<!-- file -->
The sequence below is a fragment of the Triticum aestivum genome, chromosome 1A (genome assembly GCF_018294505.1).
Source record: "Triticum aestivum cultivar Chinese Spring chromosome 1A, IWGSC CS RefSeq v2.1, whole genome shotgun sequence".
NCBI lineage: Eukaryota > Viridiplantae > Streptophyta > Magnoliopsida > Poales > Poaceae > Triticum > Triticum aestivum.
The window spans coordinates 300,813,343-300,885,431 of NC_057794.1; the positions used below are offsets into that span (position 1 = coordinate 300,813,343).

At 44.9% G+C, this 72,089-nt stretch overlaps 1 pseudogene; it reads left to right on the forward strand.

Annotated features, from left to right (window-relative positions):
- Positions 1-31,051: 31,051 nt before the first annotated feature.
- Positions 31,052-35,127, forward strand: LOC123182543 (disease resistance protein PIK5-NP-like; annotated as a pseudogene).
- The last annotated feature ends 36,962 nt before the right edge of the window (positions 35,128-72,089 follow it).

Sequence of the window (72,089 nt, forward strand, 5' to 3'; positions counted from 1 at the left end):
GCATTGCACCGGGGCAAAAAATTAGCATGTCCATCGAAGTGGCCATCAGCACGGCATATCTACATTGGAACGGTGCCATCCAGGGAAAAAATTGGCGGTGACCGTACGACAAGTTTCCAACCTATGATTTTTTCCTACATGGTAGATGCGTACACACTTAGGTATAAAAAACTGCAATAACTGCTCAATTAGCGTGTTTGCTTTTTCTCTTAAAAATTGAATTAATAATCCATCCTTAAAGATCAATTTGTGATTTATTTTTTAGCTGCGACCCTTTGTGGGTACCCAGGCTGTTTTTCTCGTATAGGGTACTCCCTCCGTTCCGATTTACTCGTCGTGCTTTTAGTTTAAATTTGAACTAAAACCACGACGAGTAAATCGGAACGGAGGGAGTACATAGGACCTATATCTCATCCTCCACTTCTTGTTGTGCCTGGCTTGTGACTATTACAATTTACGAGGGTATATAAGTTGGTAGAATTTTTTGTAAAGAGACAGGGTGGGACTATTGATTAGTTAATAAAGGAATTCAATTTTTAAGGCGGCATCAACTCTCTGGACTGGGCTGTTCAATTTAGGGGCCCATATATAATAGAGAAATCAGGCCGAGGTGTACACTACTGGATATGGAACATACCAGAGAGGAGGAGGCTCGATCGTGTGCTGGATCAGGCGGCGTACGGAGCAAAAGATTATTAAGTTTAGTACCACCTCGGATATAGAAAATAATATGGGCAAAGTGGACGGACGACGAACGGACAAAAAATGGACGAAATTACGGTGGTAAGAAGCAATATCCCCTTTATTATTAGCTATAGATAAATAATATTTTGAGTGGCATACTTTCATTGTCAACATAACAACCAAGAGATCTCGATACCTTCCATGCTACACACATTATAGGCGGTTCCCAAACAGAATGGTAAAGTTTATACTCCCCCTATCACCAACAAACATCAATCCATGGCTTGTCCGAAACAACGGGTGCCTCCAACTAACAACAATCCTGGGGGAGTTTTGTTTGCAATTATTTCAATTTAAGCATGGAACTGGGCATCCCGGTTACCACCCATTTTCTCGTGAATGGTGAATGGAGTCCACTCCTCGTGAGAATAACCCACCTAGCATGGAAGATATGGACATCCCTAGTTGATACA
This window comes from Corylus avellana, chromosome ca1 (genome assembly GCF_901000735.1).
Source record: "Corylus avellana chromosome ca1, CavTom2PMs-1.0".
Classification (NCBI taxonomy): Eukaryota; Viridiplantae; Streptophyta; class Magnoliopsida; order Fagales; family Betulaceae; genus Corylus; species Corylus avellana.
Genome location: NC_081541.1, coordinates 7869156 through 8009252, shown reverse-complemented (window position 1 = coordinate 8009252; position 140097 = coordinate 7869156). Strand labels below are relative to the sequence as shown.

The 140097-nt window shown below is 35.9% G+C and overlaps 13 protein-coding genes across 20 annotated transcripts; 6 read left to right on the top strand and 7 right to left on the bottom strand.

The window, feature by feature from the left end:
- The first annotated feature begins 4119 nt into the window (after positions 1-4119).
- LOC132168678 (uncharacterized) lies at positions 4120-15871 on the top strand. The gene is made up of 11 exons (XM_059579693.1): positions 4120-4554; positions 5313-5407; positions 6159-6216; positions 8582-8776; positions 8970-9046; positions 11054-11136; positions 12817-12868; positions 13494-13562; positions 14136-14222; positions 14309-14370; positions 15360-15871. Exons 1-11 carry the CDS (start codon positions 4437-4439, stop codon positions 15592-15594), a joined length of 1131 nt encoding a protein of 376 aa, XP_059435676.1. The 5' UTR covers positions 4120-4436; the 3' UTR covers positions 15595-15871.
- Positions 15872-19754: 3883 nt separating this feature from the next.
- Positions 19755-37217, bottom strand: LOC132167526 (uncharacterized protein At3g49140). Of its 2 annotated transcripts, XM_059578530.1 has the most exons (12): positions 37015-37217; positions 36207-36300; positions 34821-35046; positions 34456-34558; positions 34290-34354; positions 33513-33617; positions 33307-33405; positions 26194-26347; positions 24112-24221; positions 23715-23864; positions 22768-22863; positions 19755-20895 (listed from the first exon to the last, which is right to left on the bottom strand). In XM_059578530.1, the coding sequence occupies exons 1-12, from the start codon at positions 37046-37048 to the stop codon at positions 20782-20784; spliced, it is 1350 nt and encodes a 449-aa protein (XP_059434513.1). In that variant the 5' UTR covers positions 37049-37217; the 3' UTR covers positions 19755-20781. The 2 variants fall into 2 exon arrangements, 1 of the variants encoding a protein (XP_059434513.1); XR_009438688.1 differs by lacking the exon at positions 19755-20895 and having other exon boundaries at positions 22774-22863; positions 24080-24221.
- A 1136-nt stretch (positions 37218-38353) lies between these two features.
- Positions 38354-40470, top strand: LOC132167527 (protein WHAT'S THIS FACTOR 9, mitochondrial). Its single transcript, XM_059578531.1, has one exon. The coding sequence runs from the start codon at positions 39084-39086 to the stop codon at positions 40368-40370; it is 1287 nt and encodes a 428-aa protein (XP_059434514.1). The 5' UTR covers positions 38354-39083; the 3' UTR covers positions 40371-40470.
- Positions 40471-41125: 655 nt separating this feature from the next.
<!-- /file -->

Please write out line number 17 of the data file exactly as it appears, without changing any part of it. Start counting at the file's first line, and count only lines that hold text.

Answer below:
The window, feature by feature from the left end: